FEBRUARY 10, 2009
Some days just work out pretty goddamn great for me. I was running behind this morning, so I didn’t have time to watch a movie before work. As a result, I was going to have to skip on Grindhouse night at the New Bev, as neither of the scheduled films were horror, and thus going wouldn’t leave me any time for a movie. Plus, I’m fucking broke, so the extra travel, ticket, and beer (a necessity) were going to stretch my budget. But the 2nd film’s print broke, so they had put Vampire Hookers in its place. AND, I got home and discovered that for the first time since moving to LA, I didn’t owe money for taxes, and would actually be getting a sizable refund to boot.
(And my traditional drive home donut was quite delicious!)
The movie, of course, was hardly Oscar worthy. In fact, it (unsurprisingly) belongs to that vaunted group of films that can and should only be watched in a revival theater. There’s something about a guy inexplicably jumping into a coffin, sticking a tube in his mouth, and then coming down with a serious case of flatulence that demands 40 foot projection and no less than 40-50 other folks going “What in the FUCK is going on?”
That guy, by the way, is none other than Vic Diaz, who also appeared in Raw Force, the alpha and omega of this kind of wonderful/terrible movie. He’s sort of a Renfield character here. He really wants to be a vampire, and even practices doing things like holding his cape up in front of his face. He also jerks off to his own reflection, something that I assume would be a problem should he ever join the undead.
Also, the movie “stars” John Carradine as the lead vampire. Anyone familiar with their shitty 60s-70s horror knows precisely what that means - he pops up every now and then doing something hilarious (in this case, its claiming that both Shakespeare and Walt Whitman were vampires), and obviously shot all of his scenes in a day or two. Though his role is certainly larger than it was in say, Red Zone Cuba, he fails to sing the theme song, so it’s not a better deal.
The movie DOES have a theme song though, and I have posted it below in lieu of a trailer. I really don’t understand why more, or even all, movies don’t have their own theme songs. Look what it’s done for the Bond films. When I think about the songs that delight me the most (in an ironic way, obviously), a lot of them are themes from horror movies. "My Bloody Valentine", "Shocker" (or "Shockdance"), "He’s Back (The Man Behind The Mask)", "Poultrygeist".... I can now add “Vampire Hookers” to that list - the song caps off what was already a wonderfully batshit movie in the best possible way.
This movie has a 10 minute orgy scene. I actually dozed off during it, woke up (someone punched me awake - thank you!) and it was still on. Of course, a lot of the footage was recycled, and was likely meant to pad out the running time. It certainly wasn’t very graphic (it’s mostly a lot of kissing and rolling around), I don’t even think I saw a pubic patch. I DID see tanlines on the vampires though (think about it), which just proves what kind of movie you’re dealing with here.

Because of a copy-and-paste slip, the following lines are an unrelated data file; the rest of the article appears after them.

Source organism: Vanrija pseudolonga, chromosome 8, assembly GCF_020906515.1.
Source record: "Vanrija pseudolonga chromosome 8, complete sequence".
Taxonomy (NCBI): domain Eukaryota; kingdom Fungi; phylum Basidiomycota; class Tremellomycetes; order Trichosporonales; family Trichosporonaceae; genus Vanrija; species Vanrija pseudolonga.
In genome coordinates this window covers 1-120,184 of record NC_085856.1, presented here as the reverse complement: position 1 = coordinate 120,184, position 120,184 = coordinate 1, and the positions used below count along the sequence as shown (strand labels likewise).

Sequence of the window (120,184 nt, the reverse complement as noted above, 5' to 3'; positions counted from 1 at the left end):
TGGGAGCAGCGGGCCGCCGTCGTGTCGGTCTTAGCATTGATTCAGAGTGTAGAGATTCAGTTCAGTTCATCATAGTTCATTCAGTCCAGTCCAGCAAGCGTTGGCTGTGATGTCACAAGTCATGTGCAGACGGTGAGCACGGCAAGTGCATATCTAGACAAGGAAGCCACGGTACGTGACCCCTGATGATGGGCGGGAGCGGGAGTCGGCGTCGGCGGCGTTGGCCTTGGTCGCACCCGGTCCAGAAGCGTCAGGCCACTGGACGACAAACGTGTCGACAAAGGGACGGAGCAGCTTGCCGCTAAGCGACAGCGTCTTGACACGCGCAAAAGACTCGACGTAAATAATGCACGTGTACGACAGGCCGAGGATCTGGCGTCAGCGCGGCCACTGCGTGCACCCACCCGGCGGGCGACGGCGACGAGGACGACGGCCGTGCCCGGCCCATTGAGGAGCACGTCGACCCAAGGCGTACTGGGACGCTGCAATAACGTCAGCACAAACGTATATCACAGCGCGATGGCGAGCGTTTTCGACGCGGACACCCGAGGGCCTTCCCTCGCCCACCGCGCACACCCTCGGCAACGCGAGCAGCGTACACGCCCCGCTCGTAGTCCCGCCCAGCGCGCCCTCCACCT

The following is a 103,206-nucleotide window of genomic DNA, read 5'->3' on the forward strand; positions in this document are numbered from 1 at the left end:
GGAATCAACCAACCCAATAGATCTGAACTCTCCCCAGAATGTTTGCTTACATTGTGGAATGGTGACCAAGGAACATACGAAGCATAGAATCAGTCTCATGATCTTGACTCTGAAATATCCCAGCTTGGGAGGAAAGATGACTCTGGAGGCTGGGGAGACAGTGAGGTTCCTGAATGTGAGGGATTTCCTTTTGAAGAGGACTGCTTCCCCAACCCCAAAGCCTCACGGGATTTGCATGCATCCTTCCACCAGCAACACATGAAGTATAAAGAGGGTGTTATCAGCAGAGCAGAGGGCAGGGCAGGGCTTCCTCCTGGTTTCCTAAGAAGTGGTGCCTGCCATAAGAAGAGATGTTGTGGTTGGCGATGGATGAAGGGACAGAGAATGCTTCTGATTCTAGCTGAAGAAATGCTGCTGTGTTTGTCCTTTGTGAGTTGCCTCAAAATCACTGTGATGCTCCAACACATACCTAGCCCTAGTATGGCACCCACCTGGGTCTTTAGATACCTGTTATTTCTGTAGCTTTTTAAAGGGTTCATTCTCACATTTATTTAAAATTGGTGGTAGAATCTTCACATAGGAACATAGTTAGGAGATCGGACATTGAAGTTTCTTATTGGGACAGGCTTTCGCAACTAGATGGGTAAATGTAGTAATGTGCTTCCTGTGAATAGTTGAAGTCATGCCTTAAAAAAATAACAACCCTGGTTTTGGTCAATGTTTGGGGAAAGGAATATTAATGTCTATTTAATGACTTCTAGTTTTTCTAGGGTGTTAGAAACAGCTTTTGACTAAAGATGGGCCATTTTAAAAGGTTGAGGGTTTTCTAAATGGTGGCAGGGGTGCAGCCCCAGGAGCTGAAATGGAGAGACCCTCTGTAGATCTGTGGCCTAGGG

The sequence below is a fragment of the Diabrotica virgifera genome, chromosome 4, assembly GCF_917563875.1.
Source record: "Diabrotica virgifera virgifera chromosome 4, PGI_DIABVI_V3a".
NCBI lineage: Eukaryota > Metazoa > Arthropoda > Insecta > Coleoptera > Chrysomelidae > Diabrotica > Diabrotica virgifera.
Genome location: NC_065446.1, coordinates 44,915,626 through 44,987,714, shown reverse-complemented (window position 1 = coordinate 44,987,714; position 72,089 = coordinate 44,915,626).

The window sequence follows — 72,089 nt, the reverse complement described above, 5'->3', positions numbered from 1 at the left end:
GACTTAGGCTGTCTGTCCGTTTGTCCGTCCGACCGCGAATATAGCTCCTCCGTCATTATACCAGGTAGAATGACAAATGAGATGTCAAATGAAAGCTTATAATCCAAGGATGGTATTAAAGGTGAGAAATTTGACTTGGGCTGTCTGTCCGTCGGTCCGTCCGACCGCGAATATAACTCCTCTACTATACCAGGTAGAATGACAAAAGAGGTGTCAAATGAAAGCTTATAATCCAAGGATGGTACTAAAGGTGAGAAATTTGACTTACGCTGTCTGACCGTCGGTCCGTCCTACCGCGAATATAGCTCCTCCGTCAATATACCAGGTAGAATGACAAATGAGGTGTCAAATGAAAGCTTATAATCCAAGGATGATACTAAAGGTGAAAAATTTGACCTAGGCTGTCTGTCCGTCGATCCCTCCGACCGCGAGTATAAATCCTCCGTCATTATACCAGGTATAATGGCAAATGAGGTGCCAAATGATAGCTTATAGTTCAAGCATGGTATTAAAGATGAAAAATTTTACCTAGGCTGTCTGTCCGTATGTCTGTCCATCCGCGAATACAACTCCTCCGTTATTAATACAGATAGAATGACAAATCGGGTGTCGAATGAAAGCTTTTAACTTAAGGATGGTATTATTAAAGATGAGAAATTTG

Another bit of delightfulness - the movie (sort of) revolves around a pair of guys looking to find their captain or corporal or whatever (they’re all sailors), who has disappeared after taking off with a hooker. The captain guy looks EXACTLY like Will Ferrell in his “Lovers” costume - you remember, the SNL sketch with him and Rachel Dratch talking about their public and often disturbing lovemaking habits. Since the movie has a great number of tranny hookers and sex in inappropriate locations (coffins), I found this quite fitting, and I wouldn’t even be completely surprised if Ferrell had seen the movie and subconsciously drew inspiration for the character from it (there’s no way in hell anyone, even someone as random as me, would intentionally reference Vampire Hookers).
Oh, and someone actually says “Follow that cab!”, which prompted me and several others to cheer. Cabs are the focal point of a running gag in the movie; they keep taking off after our characters ask them to wait. Since they never actually pay their fares, I am guessing that the Filipino taxi industry had a tough fiscal year when this movie took place.
As I write this review, I notice that it’s a lot easier to write when I am sober(ish) for the movie. Usually I drink during the first movie/intermission, so that by the time the 2nd one rolls around, I’m pretty out of it (or just stone cold asleep for half of it). But as I was stuck at work until 830 and thus missed all but the final two reels of Movie #1 (something called The Muthers, starring the beautiful Jayne Kennedy), I was pretty alert for Hookers. I’m not saying it’s preferable, just an observation. As always though, I will leave it to Tall F-in Joe to fill in some noteworthy details I may have missed.
I can’t say I would recommend the movie for home audiences - it’s slow, the comedy doesn’t work (not intentionally anyway), and there’s a severe lack of vampire action until the final 10 minutes. But if it, for whatever reason, plays at your local revival theater, by all means drop everything* and go at once.
What say you?
*Not if you’re holding a small child, however. Place him/her down gently, THEN run to the bijou.